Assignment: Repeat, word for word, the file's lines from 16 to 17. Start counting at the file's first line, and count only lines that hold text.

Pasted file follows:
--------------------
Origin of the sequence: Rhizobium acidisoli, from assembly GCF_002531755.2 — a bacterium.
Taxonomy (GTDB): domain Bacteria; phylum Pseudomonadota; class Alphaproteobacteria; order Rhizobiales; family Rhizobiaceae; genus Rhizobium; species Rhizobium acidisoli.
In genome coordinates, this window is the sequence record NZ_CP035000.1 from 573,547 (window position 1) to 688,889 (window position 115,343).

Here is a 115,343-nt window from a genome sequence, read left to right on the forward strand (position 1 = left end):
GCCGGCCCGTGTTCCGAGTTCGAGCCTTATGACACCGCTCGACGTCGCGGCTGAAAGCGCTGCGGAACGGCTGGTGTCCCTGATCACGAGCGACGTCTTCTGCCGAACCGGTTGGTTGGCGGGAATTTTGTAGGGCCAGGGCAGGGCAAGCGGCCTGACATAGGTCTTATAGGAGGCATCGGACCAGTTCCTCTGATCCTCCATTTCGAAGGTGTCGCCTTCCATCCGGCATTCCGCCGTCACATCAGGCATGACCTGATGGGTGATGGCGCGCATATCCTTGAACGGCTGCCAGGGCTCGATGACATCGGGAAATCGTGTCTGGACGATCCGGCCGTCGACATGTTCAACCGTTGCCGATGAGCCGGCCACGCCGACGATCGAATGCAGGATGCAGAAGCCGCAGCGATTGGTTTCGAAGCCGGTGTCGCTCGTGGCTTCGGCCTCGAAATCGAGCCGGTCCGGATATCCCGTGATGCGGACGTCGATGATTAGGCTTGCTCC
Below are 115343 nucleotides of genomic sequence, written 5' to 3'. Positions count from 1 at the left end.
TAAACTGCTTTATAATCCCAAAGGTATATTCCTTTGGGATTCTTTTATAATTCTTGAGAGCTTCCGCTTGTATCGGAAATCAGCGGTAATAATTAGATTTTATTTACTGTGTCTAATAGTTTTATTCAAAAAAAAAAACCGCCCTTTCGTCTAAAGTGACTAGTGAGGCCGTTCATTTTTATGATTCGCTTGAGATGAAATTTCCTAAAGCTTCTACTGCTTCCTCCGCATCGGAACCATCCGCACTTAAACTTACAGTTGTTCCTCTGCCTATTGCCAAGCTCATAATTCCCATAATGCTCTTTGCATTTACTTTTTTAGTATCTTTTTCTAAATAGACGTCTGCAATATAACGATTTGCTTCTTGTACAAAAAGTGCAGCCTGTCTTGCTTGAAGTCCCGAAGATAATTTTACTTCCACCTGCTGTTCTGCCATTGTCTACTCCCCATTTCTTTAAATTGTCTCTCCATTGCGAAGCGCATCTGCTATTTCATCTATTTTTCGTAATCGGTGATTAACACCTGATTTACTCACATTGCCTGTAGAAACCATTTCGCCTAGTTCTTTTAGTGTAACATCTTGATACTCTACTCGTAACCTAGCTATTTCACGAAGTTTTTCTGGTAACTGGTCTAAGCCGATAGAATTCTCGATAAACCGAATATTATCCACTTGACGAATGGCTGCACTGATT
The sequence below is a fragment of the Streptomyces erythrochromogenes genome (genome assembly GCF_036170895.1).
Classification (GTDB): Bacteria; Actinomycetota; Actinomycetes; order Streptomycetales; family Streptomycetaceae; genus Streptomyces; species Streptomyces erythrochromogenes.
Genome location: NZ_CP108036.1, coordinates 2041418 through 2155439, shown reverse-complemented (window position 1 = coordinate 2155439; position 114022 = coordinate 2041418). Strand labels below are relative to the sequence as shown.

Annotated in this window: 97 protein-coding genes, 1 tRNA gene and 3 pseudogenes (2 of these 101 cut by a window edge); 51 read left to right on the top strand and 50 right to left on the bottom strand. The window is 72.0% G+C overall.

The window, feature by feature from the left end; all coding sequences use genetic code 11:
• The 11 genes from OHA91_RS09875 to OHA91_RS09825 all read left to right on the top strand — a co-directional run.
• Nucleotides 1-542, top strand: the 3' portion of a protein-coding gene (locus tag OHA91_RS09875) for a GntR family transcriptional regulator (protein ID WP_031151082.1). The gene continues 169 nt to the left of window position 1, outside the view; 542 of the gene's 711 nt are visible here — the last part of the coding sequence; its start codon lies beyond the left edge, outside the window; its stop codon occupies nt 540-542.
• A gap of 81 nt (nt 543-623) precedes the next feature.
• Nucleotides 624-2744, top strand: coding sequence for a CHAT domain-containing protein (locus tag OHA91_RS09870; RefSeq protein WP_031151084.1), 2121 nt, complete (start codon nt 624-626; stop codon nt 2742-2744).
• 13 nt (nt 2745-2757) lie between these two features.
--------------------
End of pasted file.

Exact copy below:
• Nucleotides 624-2744, top strand: coding sequence for a CHAT domain-containing protein (locus tag OHA91_RS09870; RefSeq protein WP_031151084.1), 2121 nt, complete (start codon nt 624-626; stop codon nt 2742-2744).
• 13 nt (nt 2745-2757) lie between these two features.